However, this doesn’t mean that I think the Cubs need to, or should, make a move like this. Of course, this may go back to my lack of perfectionism, but as I examine what our 25 man roster will likely be as the season begins in April, there is not a tremendous amount of room for improvement (especially compared to many teams around the league and even within our division – sorry, Brewers and Reds fans). In terms of our batters, my greatest concern is probably on defense. I am confident that they will light up the scoreboard enough to overcome their defensive deficiencies, but it doesn’t mean that the thought of watching practically a full season of Kyle Schwarber, left fielder, isn’t making me a little nervous.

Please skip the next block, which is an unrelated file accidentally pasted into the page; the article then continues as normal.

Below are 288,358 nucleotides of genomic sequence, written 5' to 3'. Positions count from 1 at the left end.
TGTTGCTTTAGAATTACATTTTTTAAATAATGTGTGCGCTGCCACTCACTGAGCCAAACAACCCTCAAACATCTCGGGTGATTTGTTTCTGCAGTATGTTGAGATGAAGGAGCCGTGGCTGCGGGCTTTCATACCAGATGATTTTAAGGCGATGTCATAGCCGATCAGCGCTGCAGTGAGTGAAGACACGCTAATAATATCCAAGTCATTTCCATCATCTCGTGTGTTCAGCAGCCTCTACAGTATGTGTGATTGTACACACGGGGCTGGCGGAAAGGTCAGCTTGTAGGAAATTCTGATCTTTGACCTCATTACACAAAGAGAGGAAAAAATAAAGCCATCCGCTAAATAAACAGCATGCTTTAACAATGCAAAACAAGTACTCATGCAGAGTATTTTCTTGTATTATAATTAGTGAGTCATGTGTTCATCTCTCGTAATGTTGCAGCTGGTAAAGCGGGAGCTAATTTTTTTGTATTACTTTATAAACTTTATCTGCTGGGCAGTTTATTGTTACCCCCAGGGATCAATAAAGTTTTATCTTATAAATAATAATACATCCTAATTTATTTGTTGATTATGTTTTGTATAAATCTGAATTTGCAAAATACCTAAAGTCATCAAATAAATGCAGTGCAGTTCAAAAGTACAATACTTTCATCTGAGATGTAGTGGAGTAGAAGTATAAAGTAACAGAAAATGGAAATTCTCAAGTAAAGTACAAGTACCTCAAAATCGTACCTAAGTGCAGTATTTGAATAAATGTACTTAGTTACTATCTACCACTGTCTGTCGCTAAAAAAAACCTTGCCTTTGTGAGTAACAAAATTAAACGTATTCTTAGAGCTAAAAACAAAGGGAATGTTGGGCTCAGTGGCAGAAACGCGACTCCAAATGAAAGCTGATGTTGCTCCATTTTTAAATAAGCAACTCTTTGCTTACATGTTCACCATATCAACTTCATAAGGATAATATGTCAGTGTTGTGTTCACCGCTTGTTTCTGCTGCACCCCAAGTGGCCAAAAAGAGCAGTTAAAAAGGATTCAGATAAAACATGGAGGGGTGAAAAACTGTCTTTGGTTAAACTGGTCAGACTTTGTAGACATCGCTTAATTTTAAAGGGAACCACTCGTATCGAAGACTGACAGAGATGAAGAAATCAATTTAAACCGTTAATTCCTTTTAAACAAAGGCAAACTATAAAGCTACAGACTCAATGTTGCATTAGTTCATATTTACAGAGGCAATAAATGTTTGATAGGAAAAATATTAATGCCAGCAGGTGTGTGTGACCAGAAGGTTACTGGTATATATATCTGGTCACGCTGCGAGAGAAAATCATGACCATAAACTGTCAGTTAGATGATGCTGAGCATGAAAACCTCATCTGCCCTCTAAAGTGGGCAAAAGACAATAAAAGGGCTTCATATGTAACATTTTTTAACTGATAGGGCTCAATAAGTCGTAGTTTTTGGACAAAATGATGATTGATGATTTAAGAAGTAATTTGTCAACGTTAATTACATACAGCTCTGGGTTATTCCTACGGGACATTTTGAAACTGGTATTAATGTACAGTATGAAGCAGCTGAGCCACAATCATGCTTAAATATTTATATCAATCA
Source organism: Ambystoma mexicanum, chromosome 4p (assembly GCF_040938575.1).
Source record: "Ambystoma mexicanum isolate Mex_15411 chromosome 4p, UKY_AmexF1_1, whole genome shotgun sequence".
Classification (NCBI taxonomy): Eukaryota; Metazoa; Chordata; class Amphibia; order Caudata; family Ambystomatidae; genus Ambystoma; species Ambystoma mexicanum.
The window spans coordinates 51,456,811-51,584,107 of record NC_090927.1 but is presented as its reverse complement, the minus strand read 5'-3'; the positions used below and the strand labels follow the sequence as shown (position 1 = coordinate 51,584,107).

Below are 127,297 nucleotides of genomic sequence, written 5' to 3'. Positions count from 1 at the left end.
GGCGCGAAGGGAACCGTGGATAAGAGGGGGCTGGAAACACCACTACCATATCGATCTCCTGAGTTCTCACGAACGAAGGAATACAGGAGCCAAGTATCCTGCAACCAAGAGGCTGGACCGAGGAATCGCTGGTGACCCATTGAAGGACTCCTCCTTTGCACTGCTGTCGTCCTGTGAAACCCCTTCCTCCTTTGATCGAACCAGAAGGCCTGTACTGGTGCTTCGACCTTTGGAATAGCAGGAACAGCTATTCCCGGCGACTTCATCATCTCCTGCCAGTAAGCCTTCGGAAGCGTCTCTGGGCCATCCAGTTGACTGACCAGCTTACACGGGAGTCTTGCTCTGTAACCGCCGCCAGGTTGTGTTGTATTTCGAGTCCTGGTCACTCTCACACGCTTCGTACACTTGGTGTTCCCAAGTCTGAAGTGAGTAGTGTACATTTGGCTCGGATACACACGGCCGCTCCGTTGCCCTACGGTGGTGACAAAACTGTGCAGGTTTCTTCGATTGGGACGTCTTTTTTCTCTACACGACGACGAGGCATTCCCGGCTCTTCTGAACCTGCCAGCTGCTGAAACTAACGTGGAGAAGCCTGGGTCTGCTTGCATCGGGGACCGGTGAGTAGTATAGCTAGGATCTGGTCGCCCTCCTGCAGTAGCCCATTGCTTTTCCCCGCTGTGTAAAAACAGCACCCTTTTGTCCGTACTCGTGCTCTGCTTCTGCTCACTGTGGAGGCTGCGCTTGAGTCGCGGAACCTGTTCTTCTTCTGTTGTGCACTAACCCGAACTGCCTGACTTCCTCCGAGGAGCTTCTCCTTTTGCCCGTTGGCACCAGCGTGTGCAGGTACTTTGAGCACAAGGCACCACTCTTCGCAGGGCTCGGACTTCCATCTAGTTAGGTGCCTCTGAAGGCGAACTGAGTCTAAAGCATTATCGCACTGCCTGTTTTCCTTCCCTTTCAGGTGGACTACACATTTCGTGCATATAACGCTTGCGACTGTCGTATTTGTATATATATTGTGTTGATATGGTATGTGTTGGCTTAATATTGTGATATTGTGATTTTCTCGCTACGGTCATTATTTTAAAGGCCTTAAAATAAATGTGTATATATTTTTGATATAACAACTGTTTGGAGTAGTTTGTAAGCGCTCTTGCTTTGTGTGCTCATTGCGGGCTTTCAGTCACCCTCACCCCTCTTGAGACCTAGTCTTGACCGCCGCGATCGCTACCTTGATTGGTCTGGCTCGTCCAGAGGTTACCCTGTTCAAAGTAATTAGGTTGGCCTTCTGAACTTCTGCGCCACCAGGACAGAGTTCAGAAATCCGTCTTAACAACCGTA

As it stands currently, our outfield of Schwarber, Jason Heyward in center, and Soler in right is probably not among the strongest defensive outfields in baseball, or even in the top half. Small statistical sample understood, Schwarber’s UZR/150 in the outfield is -2.0, Soler’s is -12.7, and Heyward’s is 24, and these are all based on 2015 statistics, of course (see UZR explained here, if necessary). For what it’s worth, Fowler’s UZR/150 in 2015 was -1.9. My point here isn’t that Fowler would not bring value to the team defensively (chiefly because it would allow Heyward to move to his better position in right field), but I question whether the loss of Soler for Fowler would be worth it.